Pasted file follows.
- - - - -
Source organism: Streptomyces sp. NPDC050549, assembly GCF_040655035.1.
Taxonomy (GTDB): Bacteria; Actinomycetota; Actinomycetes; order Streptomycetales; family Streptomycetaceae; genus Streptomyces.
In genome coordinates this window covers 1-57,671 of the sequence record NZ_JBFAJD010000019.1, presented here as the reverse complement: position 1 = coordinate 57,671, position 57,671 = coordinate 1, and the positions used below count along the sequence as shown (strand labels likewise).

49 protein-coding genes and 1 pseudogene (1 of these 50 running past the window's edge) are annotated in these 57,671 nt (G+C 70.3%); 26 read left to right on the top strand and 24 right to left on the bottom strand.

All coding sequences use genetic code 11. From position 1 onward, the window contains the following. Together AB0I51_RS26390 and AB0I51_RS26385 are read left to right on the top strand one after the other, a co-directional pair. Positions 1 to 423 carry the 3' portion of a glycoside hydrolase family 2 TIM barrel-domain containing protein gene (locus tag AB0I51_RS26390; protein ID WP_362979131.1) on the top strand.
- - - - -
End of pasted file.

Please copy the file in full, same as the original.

Source organism: Streptomyces sp. NPDC050549, assembly GCF_040655035.1.
Taxonomy (GTDB): Bacteria; Actinomycetota; Actinomycetes; order Streptomycetales; family Streptomycetaceae; genus Streptomyces.
In genome coordinates this window covers 1-57,671 of the sequence record NZ_JBFAJD010000019.1, presented here as the reverse complement: position 1 = coordinate 57,671, position 57,671 = coordinate 1, and the positions used below count along the sequence as shown (strand labels likewise).

49 protein-coding genes and 1 pseudogene (1 of these 50 running past the window's edge) are annotated in these 57,671 nt (G+C 70.3%); 26 read left to right on the top strand and 24 right to left on the bottom strand.

All coding sequences use genetic code 11. From position 1 onward, the window contains the following. Together AB0I51_RS26390 and AB0I51_RS26385 are read left to right on the top strand one after the other, a co-directional pair. Positions 1 to 423 carry the 3' portion of a glycoside hydrolase family 2 TIM barrel-domain containing protein gene (locus tag AB0I51_RS26390; protein ID WP_362979131.1) on the top strand.